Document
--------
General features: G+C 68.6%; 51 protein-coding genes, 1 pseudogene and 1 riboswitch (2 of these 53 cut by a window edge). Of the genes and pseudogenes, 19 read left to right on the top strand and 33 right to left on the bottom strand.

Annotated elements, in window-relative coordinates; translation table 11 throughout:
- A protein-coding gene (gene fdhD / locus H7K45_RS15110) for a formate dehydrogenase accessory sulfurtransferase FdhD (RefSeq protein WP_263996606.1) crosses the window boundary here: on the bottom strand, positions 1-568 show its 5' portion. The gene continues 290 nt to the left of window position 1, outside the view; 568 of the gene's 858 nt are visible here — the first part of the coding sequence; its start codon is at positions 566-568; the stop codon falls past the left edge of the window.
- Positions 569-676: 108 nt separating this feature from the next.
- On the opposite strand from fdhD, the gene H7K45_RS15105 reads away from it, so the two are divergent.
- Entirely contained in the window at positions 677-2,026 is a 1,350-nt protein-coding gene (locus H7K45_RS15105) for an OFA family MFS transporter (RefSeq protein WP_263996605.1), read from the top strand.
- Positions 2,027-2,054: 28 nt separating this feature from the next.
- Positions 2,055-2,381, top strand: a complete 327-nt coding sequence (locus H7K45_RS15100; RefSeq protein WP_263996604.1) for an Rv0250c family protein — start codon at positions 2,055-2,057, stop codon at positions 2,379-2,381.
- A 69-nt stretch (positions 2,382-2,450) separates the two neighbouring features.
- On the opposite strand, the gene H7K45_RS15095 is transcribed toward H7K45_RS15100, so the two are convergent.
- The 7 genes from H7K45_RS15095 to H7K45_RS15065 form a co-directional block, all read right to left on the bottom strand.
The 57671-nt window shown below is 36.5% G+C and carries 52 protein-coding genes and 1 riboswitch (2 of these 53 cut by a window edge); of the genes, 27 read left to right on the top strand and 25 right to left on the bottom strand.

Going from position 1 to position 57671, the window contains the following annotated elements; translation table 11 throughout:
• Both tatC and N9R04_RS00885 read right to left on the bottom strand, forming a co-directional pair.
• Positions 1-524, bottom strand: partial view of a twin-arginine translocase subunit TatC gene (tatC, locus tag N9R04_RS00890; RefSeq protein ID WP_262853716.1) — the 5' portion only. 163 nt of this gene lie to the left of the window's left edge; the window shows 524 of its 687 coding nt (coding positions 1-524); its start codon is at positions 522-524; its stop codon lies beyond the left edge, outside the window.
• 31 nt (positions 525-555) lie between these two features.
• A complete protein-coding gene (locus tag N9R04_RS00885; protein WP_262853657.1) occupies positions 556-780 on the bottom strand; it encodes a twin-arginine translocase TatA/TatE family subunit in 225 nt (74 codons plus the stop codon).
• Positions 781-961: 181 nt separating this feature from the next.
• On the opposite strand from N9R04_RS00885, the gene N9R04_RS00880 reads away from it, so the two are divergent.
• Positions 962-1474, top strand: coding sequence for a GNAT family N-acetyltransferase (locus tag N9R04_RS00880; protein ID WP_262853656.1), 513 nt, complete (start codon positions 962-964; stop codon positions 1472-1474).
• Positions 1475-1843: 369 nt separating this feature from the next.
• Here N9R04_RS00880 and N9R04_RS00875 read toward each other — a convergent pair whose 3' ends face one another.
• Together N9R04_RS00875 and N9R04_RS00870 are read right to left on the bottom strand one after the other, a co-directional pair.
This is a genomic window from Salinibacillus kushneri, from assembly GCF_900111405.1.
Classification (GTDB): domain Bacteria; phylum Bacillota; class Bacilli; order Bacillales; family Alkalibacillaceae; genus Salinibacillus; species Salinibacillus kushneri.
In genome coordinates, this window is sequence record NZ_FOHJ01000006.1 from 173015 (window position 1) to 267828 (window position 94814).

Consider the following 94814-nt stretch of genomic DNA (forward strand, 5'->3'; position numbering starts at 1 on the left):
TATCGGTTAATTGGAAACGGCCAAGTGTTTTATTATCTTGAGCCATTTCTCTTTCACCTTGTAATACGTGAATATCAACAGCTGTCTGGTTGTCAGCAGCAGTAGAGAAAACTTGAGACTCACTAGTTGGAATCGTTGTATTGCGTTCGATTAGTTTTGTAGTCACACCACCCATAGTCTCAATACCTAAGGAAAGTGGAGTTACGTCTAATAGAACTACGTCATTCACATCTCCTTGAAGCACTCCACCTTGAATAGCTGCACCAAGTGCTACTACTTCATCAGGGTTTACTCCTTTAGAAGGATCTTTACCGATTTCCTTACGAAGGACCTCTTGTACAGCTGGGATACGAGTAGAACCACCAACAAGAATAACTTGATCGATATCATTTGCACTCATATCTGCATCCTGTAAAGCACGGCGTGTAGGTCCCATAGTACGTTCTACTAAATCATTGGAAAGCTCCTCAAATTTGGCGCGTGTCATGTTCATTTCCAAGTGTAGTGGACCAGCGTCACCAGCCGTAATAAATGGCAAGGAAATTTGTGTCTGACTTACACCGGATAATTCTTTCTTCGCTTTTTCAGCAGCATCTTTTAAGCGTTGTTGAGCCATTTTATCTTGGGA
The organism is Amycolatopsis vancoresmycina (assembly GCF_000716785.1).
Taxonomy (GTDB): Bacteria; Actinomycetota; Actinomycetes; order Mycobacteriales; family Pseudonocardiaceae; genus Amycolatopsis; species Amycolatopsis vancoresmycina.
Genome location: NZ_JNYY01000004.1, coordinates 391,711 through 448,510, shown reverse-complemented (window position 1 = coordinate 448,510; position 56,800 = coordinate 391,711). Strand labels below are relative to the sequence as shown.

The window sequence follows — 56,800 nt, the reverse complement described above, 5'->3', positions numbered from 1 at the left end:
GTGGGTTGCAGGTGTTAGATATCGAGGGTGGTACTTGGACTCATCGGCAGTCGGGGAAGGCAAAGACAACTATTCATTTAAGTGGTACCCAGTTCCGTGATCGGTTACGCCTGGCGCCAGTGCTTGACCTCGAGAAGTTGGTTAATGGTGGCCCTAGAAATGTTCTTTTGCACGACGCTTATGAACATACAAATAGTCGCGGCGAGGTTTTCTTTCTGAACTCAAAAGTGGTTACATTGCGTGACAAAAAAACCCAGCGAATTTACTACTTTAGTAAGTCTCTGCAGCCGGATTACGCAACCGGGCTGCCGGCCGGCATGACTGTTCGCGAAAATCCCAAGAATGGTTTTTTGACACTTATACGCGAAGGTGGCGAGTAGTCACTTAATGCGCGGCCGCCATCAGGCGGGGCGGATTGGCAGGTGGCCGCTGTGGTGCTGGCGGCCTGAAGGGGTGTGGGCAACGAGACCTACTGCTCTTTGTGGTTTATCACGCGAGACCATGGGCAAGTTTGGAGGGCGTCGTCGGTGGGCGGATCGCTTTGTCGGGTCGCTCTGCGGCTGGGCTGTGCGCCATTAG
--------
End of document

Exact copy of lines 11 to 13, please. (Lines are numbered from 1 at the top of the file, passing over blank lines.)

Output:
- The 7 genes from H7K45_RS15095 to H7K45_RS15065 form a co-directional block, all read right to left on the bottom strand.
The 57671-nt window shown below is 36.5% G+C and carries 52 protein-coding genes and 1 riboswitch (2 of these 53 cut by a window edge); of the genes, 27 read left to right on the top strand and 25 right to left on the bottom strand.

Going from position 1 to position 57671, the window contains the following annotated elements; translation table 11 throughout: